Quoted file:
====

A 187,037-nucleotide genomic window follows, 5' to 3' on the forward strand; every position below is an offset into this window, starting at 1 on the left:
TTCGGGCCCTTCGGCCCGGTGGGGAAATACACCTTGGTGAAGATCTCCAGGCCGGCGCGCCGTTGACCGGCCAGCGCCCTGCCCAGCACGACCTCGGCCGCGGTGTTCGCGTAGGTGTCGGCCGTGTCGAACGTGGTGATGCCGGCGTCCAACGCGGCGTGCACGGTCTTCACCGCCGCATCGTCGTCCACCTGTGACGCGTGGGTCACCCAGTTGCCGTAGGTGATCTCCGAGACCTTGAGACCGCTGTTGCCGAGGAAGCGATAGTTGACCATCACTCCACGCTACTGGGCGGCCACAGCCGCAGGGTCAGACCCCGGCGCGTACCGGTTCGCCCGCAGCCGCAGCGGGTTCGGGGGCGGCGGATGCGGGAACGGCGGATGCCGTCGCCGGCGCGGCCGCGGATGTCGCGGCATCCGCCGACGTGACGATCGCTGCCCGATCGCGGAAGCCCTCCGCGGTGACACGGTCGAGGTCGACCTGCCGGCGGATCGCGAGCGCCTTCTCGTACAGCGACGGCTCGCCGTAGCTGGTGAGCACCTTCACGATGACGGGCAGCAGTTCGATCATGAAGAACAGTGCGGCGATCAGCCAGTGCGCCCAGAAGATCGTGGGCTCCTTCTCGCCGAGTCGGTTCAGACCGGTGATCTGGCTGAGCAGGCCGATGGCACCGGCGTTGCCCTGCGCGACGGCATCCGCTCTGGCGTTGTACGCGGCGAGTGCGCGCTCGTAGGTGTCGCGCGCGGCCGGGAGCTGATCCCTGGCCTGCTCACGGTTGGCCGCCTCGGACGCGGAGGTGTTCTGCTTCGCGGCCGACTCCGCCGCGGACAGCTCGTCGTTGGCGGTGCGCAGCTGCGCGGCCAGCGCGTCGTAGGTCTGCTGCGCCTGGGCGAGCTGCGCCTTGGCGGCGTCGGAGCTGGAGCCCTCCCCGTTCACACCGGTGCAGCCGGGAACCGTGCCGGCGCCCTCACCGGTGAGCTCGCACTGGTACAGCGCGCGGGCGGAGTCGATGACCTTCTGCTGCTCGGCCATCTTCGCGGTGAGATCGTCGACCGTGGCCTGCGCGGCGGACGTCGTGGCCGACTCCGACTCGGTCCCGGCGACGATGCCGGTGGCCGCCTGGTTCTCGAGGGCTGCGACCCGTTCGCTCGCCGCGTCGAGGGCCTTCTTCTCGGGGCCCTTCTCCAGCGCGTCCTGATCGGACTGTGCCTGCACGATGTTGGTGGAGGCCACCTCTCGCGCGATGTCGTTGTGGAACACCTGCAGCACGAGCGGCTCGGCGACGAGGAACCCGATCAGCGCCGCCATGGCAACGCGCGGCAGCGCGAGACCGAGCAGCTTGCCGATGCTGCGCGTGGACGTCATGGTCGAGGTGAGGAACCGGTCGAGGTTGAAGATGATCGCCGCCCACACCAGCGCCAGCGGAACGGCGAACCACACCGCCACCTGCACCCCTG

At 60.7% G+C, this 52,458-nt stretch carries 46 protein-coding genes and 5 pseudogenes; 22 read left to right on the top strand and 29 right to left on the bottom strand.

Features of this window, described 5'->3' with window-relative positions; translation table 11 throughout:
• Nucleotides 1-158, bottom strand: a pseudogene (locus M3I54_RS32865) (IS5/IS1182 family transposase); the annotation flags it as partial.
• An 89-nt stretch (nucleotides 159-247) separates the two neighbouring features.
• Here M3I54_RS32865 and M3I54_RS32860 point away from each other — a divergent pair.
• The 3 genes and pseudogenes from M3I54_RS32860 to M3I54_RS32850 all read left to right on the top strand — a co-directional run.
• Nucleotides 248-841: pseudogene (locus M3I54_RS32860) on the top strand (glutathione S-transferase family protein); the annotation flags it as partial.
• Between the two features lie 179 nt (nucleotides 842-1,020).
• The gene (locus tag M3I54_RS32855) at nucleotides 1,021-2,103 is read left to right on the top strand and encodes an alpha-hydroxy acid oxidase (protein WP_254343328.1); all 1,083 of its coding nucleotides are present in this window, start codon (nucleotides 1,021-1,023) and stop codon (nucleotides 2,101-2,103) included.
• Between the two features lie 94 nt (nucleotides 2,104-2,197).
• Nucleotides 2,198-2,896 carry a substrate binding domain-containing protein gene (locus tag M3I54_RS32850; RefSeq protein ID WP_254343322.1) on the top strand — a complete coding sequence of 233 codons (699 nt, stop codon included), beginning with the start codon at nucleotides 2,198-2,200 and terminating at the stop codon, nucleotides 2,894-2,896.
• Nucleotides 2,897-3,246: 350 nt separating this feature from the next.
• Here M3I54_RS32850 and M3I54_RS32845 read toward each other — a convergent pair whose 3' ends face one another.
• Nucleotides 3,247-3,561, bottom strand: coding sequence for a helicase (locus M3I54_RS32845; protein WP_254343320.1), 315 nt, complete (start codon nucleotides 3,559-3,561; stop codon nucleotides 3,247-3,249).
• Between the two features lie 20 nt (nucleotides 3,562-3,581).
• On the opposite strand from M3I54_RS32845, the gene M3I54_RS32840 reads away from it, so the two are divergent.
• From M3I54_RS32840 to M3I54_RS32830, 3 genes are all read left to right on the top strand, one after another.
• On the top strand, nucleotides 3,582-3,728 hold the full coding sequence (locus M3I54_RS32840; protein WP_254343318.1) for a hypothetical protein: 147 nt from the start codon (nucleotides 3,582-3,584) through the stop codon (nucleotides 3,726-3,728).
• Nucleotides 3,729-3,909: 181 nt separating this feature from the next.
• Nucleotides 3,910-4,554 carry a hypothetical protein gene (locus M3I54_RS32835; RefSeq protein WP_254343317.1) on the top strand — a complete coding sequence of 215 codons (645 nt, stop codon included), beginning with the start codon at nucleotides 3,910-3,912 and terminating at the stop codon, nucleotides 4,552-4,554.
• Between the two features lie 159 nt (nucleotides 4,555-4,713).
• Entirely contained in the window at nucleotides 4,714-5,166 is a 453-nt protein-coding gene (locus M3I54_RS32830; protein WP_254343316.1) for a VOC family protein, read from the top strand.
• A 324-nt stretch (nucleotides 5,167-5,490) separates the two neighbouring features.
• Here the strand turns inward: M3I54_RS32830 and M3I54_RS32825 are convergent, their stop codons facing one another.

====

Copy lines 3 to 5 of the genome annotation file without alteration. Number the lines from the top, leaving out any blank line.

At 60.7% G+C, this 52,458-nt stretch carries 46 protein-coding genes and 5 pseudogenes; 22 read left to right on the top strand and 29 right to left on the bottom strand.

Features of this window, described 5'->3' with window-relative positions; translation table 11 throughout:
• Nucleotides 1-158, bottom strand: a pseudogene (locus M3I54_RS32865) (IS5/IS1182 family transposase); the annotation flags it as partial.